Michael J. Rosen
In his various roles, Michael has created more than 150 books over a forty- year career. His wide range of books for young readers range from Chanukah Lights, a poetic collaboration with pop-up master Robert Sabuda (Candlewick) to Our Farm: Four Seasons with Five Kids on One Family’s Farm (Darby Creek/Lerner), a 144-page oral history of an Ohio farm family that he photo-chronicled and supplemented with sidebars of local- and natural history.
Many of his books engage his degree in zoology, medical-school training, and his passion for nature and the creatures who share this world. For the last 22 years, he’s lived on 100 forested acres in the foothills of the Appalachians, east of Columbus, Ohio, where he spent most of his life. Workman Publishing released three volumes of heavily researched writing: his comprehensive, go-to-handbook, My Dog! A Kids’ Guide to Keeping a Happy, Healthy Dog; his eco-wise guide to freshwater fishing, Kids’ Book of Fishing; and The 60-Second Encyclopedia, a witty fact- and math-packed compendium of minute-measurements that come from nearly every subject area. Candlewick published four volumes of jos haiku with natural-history endnotes on birds, on cats, on dogs, and on horses. His latest book from Doubleday, In the Quiet, NOISY Woods, is a cumulative sound narrative of eight creatures who share his acres.
Fifteen of his books including SPEAK!, Down to Earth, and The Greatest Table (Harcourt), and Home (HarperCollins) were created with the generosity of hundreds of the country’s best-known illustrators, photographers, authors, and cartoonists as creative philanthropy. Along with several adult books, profits from these collections benefitted Share Our Strength’s work to end childhood hunger and a granting program Rosen created, The Company of Animals Fund, that awarded over $375,000 to 100 animal-welfare organizations.
Among the many distinguished citations his work have received are:
• The Sydney Taylor Book Award from the Association of Jewish Libraries for Chanukah Lights. (Candlewick)
• The inaugural Simon Wiesenthal Museum of Tolerance Once Upon a World Book Award for the best children’s book that promotes diversity and tolerance for A School for Pompey Walker. (Harcourt) This is a book-length, first-person narrative based on the true story of a man who repeatedly sold himself into and escaped from slavery in order to build a school for children in Ohio.
• The Ohioana Library Career Citation awarded by the state of Ohio.
• The National Jewish Book Award for Elijah’s Angel, a picture book based on Rosen’s friendship with the renowned folk artist Elijah Pierce.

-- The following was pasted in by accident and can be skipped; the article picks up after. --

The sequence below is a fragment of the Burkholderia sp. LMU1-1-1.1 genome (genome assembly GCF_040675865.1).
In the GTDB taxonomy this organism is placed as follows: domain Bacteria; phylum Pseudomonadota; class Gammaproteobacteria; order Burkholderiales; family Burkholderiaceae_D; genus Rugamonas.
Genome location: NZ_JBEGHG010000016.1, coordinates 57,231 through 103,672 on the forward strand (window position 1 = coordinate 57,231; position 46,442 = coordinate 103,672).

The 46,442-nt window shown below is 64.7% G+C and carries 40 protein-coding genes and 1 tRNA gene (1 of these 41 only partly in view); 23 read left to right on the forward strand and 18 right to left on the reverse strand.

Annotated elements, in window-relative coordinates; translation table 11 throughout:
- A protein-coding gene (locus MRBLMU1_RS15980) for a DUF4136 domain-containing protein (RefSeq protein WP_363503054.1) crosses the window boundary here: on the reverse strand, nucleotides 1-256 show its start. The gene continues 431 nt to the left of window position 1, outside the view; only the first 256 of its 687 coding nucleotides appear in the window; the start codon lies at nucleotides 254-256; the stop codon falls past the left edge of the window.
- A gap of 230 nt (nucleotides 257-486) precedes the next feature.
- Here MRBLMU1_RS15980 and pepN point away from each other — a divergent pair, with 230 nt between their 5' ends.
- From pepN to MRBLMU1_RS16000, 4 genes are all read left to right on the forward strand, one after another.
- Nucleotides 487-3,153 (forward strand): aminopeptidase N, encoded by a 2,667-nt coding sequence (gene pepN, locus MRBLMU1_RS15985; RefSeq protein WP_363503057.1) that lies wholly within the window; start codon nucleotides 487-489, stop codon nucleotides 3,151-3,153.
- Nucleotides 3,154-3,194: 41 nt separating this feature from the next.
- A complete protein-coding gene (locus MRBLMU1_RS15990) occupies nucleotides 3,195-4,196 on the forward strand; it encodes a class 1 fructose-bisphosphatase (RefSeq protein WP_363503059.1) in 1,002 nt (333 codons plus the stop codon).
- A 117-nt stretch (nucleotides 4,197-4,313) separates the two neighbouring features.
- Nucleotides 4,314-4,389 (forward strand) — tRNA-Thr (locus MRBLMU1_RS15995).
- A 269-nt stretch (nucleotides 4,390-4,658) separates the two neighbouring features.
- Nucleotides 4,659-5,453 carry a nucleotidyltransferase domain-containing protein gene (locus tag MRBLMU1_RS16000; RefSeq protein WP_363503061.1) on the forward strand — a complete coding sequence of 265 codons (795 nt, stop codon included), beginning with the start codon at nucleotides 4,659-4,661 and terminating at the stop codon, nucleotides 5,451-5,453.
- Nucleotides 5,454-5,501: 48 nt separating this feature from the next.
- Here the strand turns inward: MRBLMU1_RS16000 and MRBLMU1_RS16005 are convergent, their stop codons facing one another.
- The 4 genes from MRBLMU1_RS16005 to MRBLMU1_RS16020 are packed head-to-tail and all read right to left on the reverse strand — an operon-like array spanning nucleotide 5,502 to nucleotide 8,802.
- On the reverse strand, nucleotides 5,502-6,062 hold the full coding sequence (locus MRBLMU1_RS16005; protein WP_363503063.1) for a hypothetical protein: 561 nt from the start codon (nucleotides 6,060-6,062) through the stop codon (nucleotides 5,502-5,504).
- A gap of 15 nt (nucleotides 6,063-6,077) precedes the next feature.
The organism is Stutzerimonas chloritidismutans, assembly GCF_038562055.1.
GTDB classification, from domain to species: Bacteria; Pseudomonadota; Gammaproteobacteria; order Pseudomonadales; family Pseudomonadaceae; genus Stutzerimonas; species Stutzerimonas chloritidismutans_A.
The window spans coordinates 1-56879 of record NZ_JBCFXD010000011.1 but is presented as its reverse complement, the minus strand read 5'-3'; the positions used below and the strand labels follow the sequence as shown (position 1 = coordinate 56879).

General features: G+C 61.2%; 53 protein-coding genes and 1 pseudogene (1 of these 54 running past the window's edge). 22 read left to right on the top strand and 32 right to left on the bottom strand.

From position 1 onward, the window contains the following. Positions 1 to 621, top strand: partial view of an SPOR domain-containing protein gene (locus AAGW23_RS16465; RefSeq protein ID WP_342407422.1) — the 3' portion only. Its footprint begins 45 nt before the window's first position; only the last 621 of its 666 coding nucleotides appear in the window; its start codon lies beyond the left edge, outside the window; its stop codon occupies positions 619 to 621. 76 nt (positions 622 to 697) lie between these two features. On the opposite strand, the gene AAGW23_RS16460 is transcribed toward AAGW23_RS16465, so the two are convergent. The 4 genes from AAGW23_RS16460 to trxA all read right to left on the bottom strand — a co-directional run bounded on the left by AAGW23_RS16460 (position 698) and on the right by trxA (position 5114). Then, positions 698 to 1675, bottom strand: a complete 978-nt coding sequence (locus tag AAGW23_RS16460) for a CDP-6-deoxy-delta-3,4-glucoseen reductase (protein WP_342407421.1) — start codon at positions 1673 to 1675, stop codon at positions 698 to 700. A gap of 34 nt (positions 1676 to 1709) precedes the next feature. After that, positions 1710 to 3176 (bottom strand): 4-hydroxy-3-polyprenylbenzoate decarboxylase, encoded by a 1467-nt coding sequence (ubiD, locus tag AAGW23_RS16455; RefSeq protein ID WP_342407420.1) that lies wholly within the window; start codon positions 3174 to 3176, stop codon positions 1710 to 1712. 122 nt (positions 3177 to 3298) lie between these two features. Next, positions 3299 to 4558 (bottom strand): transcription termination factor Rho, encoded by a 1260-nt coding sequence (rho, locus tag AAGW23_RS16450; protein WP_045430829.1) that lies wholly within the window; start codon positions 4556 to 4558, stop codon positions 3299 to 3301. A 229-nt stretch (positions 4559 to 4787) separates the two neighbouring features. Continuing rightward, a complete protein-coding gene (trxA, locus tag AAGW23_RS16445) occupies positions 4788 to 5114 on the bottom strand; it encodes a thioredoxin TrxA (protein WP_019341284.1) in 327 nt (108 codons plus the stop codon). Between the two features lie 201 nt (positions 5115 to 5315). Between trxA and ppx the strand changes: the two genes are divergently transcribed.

• Share Our Strength’s first lifetime achievement away for his creative and devotion to ending childhood hunger in America.
Several of his books have been Junior Library Guild featured selections and Scholastic Book Club picks, while others have been featured as “Best Books of the Year” by Kirkus, CCBC, Bank Street Books, Hungry Mind Review, Essence, The Today Show, The Horn Book, Miami Herald, and the ASPCA. His works have been adapted as a PBS documentary (“Our Farm: Four Seasons with Five Kids on One Family Farm”); a family opera (composer Robert Kapilow’s “Elijah’s Angel”); and a short film (director Christopher Rowley’s “The Remembering Movies”).
Among his recent books are Sailing the Unknown: Around the World with Captain Cook, a free-verse diary based on the life of a stowaway who sailed aboard the ship Endeavor for over a thousand days. (Creative Editions)
• Mind-Boggling Numbers (Millbrook/Lerner). Ms. Mary Math unpacks a dozen doozies in a humorous, arithmetic ramp through such unlikely story problems as how long would it take to hike to the moon, how many earthworms are in an acre, and how long would it take someone to mow the lawn if everyone on Earth had the same size yard.
• Outrageous Animal Adaptations (Twenty-first Century Books/Lerner), a middle-grade guide to two dozen profiles of creatures who occupy the most extreme, hazardous, and competitive niches on the planet.
• The Tale of Rescue (Candlewick), a short novel about a cattle dog who heroically saves a family lost in an Ohio blizzard—“a lovely prose-poem adventure,” wrote Publishers’ Weekly in a starred review.
Michael has been active in professional development, writers’ residencies, curriculum development, and creative-writing workshops with readers, writers, and teachers for over 40 years, including 20 years as program director of the Thurber House, a literary center in Columbus, Ohio. His fifth and sixth collection of Thurber’s uncollected and unpublished works were published in conjunction with the humorist’s 125th birthday: Collected Fables (HarperCollins) and A Mile and a Half of Lines: The Art of James Thurber (Ohio State University Press).